Selected Publications

Scott BB, Brody CD, Tank DW. (2013) Cellular resolution functional imaging in behaving rats using voluntary head restraint. Neuron. 80: 371-84. Pubmed

Domnisoru C, Kinkhabwala AA, Tank DW. (2013) Membrane potential dynamics of grid cells. Nature. 495: 199-204. Pubmed

Drocco JA, Wieschaus EF, Tank DW. (2012) The synthesis-diffusion-degradation model explains Bicoid gradient formation in unfertilized eggs. Phys Biol.  9: 055004. Pubmed

Ozden I, Dombeck DA, Hoogland TM, Tank DW, Wang SS. (2012) Widespread state-dependent shifts in cerebellar activity in locomoting mice. PLoS One. 7: e42650. Pubmed

Harvey CD, Coen P, Tank DW. (2012) Choice-specific sequences in parietal cortex during a virtual-navigation decision task. Nature. 484: 62-68. PubMed

Drocco JA, Grimm O, Tank DW, Wieschaus E. (2011) Measurement and perturbation of morphogen lifetime: effects on gradient shape. Biophys J. 101: 1807-15. PubMed

Miri A, Daie K, Arrenberg AB, Baier H, Aksay E, Tank DW. (2011) Spatial gradients and multidimensional dynamics in a neural integrator circuit. Nat Neurosci. 14: 1150-59. PubMed

Miri A, Daie K, Burdine RD, Aksay E, Tank DW. (2011) Regression-based identification of behavior-encoding neurons during large-scale optical imaging of neural activity at cellular resolution. J Neurophysiol. 105: 964-80. PubMed

Dombeck DA, Harvey CD, Tian L, Looger LL, Tank DW. (2010) Functional imaging of hippocampal place cells at cellular resolution during virtual navigation. Nat Neurosci. 13: 1433-40. PubMed

Dombeck DA, Graziano MS, Tank DW. (2009) Functional clustering of neurons in motor cortex determined by cellular resolution imaging in awake behaving mice. J Neurosci. 29: 13751-60. PubMed

McCarthy KM, Tank DW, Enquist LW. (2009) Pseudorabies virus infection alters neuronal activity and connectivity in vitro. PLoS Pathog. 5: e1000640. PubMed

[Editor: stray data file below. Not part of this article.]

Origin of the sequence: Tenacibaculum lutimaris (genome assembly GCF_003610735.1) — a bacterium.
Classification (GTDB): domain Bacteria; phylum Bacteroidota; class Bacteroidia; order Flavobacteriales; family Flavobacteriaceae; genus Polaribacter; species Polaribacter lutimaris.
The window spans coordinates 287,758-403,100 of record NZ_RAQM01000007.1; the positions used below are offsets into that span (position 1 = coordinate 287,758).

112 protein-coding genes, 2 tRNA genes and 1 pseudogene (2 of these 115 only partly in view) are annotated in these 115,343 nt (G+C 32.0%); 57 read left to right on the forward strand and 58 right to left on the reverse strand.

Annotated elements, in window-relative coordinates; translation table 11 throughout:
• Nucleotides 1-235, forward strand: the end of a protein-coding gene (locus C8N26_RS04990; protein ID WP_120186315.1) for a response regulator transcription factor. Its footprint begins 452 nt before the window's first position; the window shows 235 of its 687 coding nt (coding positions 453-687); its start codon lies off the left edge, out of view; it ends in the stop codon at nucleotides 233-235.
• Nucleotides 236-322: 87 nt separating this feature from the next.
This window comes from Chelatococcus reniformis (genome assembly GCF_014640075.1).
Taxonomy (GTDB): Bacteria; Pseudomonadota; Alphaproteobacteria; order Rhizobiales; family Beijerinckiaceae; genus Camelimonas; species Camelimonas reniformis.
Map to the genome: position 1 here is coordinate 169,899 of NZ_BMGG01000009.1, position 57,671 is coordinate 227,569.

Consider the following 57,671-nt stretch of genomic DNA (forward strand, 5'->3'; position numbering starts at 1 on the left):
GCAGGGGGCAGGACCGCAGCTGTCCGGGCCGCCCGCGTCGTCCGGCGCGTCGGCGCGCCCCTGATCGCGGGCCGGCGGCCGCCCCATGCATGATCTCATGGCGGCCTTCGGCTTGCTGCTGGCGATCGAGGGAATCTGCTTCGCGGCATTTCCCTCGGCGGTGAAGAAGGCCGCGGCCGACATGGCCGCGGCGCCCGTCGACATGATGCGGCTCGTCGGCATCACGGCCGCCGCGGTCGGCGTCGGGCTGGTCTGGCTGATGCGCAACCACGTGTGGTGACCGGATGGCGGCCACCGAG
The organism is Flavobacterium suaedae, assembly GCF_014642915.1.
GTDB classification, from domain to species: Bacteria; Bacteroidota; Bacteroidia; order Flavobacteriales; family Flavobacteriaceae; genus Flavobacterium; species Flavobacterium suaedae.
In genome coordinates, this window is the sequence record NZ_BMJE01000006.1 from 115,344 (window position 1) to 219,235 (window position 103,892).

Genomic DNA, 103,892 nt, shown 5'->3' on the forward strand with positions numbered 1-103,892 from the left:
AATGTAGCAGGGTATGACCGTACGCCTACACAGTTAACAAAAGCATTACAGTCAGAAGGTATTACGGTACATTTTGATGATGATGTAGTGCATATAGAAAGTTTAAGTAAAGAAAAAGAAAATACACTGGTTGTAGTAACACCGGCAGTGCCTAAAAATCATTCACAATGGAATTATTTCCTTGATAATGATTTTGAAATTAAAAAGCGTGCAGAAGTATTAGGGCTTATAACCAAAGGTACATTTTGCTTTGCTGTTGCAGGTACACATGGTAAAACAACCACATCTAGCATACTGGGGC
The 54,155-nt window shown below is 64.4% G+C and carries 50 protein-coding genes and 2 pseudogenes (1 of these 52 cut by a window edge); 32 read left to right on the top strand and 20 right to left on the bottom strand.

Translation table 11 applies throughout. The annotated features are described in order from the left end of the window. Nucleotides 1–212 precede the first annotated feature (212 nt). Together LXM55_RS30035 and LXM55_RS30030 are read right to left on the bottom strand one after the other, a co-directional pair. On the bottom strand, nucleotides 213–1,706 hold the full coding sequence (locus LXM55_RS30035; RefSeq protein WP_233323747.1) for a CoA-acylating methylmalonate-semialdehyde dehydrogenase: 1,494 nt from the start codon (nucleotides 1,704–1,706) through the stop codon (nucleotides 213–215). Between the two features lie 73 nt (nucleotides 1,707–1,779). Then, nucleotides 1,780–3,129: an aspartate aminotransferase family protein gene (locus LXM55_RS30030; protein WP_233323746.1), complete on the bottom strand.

Harvey CD, Collman F, Dombeck DA, Tank DW. (2009) Intracellular dynamics of hippocampal place cells during virtual navigation. Nature. 461: 941-46. PubMed

Rickgauer JP, Tank DW. (2009) Two-photon excitation of channelrhodopsin-2 at saturation. Proc Natl Acad Sci. 106: 15025-30. PubMed

Markowitz DA, Collman F, Brody CD, Hopfield JJ, Tank DW. (2008) Rate-specific synchrony: using noisy oscillations to detect equally active neurons. Proc Natl Acad Sci. 105: 8422-27. PubMed

Major G, Polsky A, Denk W, Schiller J, Tank DW. (2008) Spatiotemporally graded NMDA spike/plateau potentials in basal dendrites of neocortical pyramidal neurons. J Neurophysiol. 99: 2584-601. PubMed

Gregor T, Tank DW, Wieschaus EF, Bialek W. (2007) Probing the limits to positional information. Cell. 130: 153-64. PubMed

Dombeck DA, Khabbaz AN, Collman F, Adelman TL, Tank DW. (2007) Imaging large-scale neural activity with cellular resolution in awake, mobile mice. Neuron. 56: 43-57. PubMed

Gregor T, Wieschaus EF, McGregor AP, Bialek W, Tank DW. (2007) Stability and nuclear dynamics of the bicoid morphogen gradient. Cell. 130: 141-52. PubMed

Aksay E, Olasagasti I, Mensh BD, Baker R, Goldman MS, Tank DW. (2007) Functional dissection of circuitry in a neural integrator. Nat Neurosci. 10: 494-504. PubMed

Gregor T, Bialek W, de Ruyter van Steveninck RR, Tank DW, Wieschaus EF. (2005) Diffusion and scaling during early embryonic pattern formation. Proc Natl Acad Sci. 102: 18403-07. PubMed

Major G, Baker R, Aksay E, Seung HS, Tank DW. (2004) Plasticity and tuning of the time course of analog persistent firing in a neural integrator. Proc Natl Acad Sci. 101: 7745-50. PubMed

Major G, Baker R, Aksay E, Mensh B, Seung HS, Tank DW. (2004) Plasticity and tuning by visual feedback of the stability of a neural integrator. Proc Natl Acad Sci. 101: 7739-44. PubMed

Aksay E, Baker R, Seung HS, Tank DW. (2003) Correlated discharge among cell pairs within the oculomotor horizontal velocity-to-position integrator. J Neurosci. 23: 10852-58. PubMed

Aksay E, Major G, Goldman MS, Baker R, Seung HS, Tank DW. (2003) History dependence of rate covariation between neurons during persistent activity in an oculomotor integrator. Cereb Cortex. 13: 1173-84. PubMed

Aksay E, Gamkrelidze G, Seung HS, Baker R, Tank DW. (2001) In vivo intracellular recording and perturbation of persistent activity in a neural integrator. Nat Neurosci. 4: 184-93. PubMed

Seung HS, Lee DD, Reis BY, Tank DW. (2000) The autapse: a simple illustration of short-term analog memory storage by tuned synaptic feedback. J Comput Neurosci. 9: 171-85. PubMed

Seung HS, Lee DD, Reis BY, Tank DW. (2000) Stability of the memory of eye position in a recurrent network of conductance-based model neurons. Neuron. 26: 259-71. PubMed

Aksay E, Baker R, Seung HS, Tank DW. (2000) Anatomy and discharge properties of pre-motor neurons in the goldfish medulla that have eye-position signals during fixations. J Neurophysiol. 84: 1035-49. PubMed

Svoboda K, Denk W, Kleinfeld D, Tank DW. (1997) In vivo dendritic calcium dynamics in neocortical pyramidal neurons. Nature. 385: 161-65. PubMed

Tank DW, Regehr WG, Delaney KR. (1995) A quantitative analysis of presynaptic calcium dynamics that contribute to short-term enhancement. J Neurosci. 15: 7940-52. PubMed